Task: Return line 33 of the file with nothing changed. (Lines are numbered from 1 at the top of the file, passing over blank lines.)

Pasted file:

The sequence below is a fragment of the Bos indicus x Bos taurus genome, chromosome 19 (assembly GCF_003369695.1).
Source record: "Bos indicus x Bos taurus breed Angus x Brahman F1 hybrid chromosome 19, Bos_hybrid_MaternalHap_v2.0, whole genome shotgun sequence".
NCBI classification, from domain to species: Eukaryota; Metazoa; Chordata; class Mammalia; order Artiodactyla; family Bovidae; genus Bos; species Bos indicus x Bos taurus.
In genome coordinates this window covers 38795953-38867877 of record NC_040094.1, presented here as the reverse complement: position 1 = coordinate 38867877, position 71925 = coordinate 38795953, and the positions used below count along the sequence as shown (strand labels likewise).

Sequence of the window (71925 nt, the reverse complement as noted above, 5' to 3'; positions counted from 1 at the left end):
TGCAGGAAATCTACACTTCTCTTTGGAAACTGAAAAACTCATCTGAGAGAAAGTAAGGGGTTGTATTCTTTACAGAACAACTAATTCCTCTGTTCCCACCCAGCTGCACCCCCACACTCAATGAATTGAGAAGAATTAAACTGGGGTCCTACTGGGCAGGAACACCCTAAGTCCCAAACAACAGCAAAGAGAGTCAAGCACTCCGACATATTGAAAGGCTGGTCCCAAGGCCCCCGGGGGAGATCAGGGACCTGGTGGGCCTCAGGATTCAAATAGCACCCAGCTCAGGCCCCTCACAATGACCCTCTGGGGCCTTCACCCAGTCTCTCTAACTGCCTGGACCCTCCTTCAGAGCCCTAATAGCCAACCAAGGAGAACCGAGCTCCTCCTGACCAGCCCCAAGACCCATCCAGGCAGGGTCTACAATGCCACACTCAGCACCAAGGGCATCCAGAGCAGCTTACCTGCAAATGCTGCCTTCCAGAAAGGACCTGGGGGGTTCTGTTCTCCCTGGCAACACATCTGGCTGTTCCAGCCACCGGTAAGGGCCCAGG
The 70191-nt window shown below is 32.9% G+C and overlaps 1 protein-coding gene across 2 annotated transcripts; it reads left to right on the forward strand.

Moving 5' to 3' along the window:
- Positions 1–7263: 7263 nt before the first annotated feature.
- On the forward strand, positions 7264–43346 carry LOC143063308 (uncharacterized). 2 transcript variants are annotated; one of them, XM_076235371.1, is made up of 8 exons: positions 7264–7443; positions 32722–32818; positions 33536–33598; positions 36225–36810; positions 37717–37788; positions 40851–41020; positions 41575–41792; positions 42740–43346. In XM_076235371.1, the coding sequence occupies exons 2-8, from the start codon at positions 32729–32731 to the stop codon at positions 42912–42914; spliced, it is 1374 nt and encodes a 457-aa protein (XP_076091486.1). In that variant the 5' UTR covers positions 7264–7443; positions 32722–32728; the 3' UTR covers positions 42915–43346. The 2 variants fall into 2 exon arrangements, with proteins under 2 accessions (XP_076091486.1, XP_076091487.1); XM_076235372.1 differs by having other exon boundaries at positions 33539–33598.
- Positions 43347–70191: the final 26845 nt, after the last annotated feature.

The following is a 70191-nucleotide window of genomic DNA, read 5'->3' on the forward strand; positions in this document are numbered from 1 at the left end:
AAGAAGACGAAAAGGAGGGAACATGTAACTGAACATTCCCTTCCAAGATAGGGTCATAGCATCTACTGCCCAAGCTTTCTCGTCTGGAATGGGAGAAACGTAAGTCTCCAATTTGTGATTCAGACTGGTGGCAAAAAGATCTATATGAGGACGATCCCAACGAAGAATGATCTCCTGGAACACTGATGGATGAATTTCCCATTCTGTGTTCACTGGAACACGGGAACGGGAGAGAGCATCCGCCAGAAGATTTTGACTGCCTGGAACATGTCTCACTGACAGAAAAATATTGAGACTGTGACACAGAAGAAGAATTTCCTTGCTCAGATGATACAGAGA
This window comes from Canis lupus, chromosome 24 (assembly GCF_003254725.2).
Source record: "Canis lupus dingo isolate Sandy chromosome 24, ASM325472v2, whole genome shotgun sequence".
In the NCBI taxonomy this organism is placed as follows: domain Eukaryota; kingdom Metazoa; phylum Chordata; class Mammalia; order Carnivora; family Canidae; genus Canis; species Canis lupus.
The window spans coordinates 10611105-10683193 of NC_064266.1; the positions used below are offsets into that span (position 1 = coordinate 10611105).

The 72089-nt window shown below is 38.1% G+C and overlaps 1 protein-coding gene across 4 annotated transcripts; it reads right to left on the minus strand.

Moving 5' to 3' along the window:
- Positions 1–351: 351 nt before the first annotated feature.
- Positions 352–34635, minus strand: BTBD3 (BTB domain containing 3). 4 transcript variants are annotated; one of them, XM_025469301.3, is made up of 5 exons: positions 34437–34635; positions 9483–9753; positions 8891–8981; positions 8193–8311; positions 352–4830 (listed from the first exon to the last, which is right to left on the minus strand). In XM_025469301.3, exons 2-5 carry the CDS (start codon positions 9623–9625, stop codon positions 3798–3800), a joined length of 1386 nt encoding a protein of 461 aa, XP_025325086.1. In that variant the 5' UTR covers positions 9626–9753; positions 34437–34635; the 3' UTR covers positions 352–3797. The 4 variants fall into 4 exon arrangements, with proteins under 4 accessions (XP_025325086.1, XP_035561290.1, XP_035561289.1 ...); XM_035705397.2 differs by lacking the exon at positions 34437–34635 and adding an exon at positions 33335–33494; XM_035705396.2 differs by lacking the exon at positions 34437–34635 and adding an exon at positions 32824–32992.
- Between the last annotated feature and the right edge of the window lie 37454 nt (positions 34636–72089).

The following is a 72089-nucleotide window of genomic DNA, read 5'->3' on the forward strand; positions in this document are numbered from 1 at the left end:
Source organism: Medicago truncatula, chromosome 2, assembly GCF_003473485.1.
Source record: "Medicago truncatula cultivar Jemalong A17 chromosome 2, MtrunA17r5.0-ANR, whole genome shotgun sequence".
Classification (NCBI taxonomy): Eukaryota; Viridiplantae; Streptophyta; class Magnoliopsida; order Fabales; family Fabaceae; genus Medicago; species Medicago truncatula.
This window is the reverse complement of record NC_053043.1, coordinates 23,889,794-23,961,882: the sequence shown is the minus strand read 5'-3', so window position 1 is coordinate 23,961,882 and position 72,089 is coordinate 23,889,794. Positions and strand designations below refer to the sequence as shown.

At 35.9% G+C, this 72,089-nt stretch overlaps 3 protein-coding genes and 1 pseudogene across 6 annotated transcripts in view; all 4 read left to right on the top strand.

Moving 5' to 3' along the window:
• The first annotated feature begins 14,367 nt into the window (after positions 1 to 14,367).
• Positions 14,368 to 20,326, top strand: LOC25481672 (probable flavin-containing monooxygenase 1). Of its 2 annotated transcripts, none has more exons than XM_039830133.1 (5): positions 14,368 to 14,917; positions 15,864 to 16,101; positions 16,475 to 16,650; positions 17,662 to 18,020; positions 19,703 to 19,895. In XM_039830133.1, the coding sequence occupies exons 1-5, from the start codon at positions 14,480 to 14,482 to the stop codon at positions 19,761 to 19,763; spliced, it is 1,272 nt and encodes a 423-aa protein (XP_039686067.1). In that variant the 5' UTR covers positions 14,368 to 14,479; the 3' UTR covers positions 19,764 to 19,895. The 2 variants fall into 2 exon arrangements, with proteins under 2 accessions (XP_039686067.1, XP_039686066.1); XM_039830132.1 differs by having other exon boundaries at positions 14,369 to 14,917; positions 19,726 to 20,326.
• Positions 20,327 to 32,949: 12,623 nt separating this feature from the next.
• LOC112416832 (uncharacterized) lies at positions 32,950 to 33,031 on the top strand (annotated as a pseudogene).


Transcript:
• LOC112416832 (uncharacterized) lies at positions 32,950 to 33,031 on the top strand (annotated as a pseudogene).